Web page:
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Premieres & Events

Activist Crowd Cheers Glover, Bamako in NYC

Danny Glover in a TV Western sequence from the African drama Bamako (Photo: New Yorker Films)

By Eric Kohn

Danny Glover set an appropriately contemplative tone for the sold-out crowd at Film Forum on Wednesday night: He kicked off the New York theatrical premiere of the improvisational drama Bamako by recalling his origins as a human rights activist. "When I was a young student, I read African Socialism," the veteran actor said, referring to the writings of the revered former Tanzanian president Julius Nyere. "It's the reason I ended up majoring in economics, [and] thinking that at some point I would go to Tanzania and work with the government in some capacity."

Then Glover -- who has, for every rash Lethal Weapon installment, donated twice as much effort to righteous global initiatives -- read an excerpt from his original inspiration. "What is needed is that the people care for each other's welfare," went the passage, in part. "It is not efficiency of production, nor the amount of wealth in a country, which makes millionaires; it is the uneven distribution of what is produced."

He read the last part again: "The uneven distribution of what is produced."

Not long after the lights dimmed, the reasoning behind Glover's opening words became obvious. Bamako tackles the system that finds entire African nations buried in crippling debt held by the International Monetary Fund (IMF) and the World Bank. The movie, written and directed by Abderrahmane Sissako and featuring Glover in a minor role in addition to his credit as an executive producer, is impeccably conceived as an authentic document of despair; the thin story provides ample backdrop for powerfully indicting monologues, with native Africans provided the floor to voice their anger as the errant financial establishments are put on trial. Sissako's style is best described as near-documentary; its principle cast members, authentic victims of the system the film aims to critique, were allowed to enact their courtroom arguments as they envisioned them.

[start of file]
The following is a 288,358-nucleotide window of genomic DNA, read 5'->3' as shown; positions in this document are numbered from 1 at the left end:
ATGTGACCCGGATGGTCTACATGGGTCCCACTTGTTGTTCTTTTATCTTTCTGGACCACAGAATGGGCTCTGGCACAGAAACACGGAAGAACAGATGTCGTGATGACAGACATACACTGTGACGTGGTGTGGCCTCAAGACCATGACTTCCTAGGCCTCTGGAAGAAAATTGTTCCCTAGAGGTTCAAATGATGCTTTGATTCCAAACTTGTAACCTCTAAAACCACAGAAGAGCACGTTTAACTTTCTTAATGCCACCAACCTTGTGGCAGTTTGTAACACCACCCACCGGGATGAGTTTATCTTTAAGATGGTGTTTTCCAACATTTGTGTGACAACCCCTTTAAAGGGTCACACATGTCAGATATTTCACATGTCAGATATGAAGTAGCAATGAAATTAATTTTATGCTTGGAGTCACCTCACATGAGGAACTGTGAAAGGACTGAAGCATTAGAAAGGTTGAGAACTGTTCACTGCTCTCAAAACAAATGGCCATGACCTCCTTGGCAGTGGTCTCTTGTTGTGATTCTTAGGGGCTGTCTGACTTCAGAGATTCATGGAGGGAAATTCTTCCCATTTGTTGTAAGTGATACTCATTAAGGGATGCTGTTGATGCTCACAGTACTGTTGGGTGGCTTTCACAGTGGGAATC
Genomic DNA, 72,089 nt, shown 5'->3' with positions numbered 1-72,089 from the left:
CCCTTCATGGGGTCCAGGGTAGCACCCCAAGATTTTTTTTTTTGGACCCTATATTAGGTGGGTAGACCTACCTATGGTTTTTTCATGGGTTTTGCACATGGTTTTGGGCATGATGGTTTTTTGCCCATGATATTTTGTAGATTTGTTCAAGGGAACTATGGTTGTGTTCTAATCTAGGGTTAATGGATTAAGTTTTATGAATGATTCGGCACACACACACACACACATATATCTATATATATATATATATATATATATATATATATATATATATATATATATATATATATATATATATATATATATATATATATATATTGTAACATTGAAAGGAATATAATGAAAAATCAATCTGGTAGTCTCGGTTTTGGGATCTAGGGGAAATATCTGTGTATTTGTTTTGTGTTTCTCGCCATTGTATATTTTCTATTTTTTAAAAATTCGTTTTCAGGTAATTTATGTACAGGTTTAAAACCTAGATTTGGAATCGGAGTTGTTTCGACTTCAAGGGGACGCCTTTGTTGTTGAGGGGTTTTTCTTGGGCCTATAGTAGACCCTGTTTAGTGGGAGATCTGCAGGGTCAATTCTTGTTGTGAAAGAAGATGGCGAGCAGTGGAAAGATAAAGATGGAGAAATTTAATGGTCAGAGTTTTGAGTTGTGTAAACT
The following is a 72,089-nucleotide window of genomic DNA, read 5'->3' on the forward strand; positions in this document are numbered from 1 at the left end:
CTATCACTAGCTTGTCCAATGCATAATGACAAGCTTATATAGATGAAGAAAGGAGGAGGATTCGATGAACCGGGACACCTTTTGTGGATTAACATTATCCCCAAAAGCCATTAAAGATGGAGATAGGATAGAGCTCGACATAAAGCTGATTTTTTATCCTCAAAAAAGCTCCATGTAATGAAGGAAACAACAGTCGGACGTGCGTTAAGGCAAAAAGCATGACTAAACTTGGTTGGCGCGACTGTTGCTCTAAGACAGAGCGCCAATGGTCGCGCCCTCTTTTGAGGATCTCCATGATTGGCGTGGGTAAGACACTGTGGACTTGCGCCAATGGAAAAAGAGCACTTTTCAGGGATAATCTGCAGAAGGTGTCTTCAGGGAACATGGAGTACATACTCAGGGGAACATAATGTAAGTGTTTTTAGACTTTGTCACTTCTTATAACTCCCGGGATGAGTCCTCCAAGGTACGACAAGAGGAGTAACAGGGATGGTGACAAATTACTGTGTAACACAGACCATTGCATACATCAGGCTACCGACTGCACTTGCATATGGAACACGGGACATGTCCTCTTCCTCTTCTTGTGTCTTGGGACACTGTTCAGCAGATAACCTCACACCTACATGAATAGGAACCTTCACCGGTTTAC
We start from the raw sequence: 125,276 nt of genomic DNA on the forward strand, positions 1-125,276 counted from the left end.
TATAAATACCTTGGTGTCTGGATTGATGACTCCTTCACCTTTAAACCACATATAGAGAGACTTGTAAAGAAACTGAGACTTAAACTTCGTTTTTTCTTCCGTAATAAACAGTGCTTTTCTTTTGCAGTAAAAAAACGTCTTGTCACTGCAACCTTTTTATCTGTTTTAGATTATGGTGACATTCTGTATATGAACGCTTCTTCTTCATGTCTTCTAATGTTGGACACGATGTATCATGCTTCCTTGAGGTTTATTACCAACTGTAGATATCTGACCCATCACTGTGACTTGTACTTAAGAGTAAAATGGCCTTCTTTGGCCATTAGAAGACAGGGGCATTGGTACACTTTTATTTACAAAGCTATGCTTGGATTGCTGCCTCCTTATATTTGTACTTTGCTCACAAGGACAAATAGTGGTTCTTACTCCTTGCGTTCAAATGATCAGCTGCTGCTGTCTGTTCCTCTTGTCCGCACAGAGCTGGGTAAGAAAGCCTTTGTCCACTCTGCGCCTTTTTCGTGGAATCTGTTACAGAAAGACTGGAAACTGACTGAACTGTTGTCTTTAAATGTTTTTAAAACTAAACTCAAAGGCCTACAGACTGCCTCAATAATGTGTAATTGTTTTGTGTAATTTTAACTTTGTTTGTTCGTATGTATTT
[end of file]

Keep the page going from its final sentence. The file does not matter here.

For the unequivocally liberal New York crowd, scenes carried the strongest impact when they hit close to home. During a moment that found an African woman declaring that the underlying problem stemmed from President Bush, one audience member couldn't restrain himself. "Yes! Yes!" he cried.

After the screening, the emotional charge remained palpable. Glover came to the front of the theater with co-executive producer Joslyn Barnes to take questions, but several attendees simply needed to get their feelings out. "I really want to see it again and again," a young woman said, while somebody else pleaded that "we must not lose sight of what Africans have to deal with these days."

Once a question-and-answer exchange began in earnest, Glover and Barnes took the cue and presented the movie's central argument. "What the film is asking is, 'Why is the cost being presented as the solution over and over again?" said Barnes. "You have the bank and the fund convincing the leaders that they should stop investing in higher education."

"Everyone's talking about the issue of debt," added Glover. "What do we mean by sustainable development? The existing paradigm makes a few people rich at the expense of many."

While Glover's presence at the screening clearly contributed to the prestige of the event, his performance in Bamako is strikingly minor -- but intentionally so. Portraying a vengeful cop on a television Western that plays in between trial sequences, Glover contributes to the movie's most abstract qualities. "If the Western is symbolic of American power and empire, then certainly it's traveled around the world in various manifestations," he said. "So I believe [it's] symbolic not only of the image of American power, but also how that Western translates into real action."

Feeding off the energy in the room, Glover urged people to get involved. "We have to act here," he said. "The Global South is certainly going to act on its own behalf, [but] we have to be the ones to raise our voices."

Posted at February 16, 2007 12:41 PM

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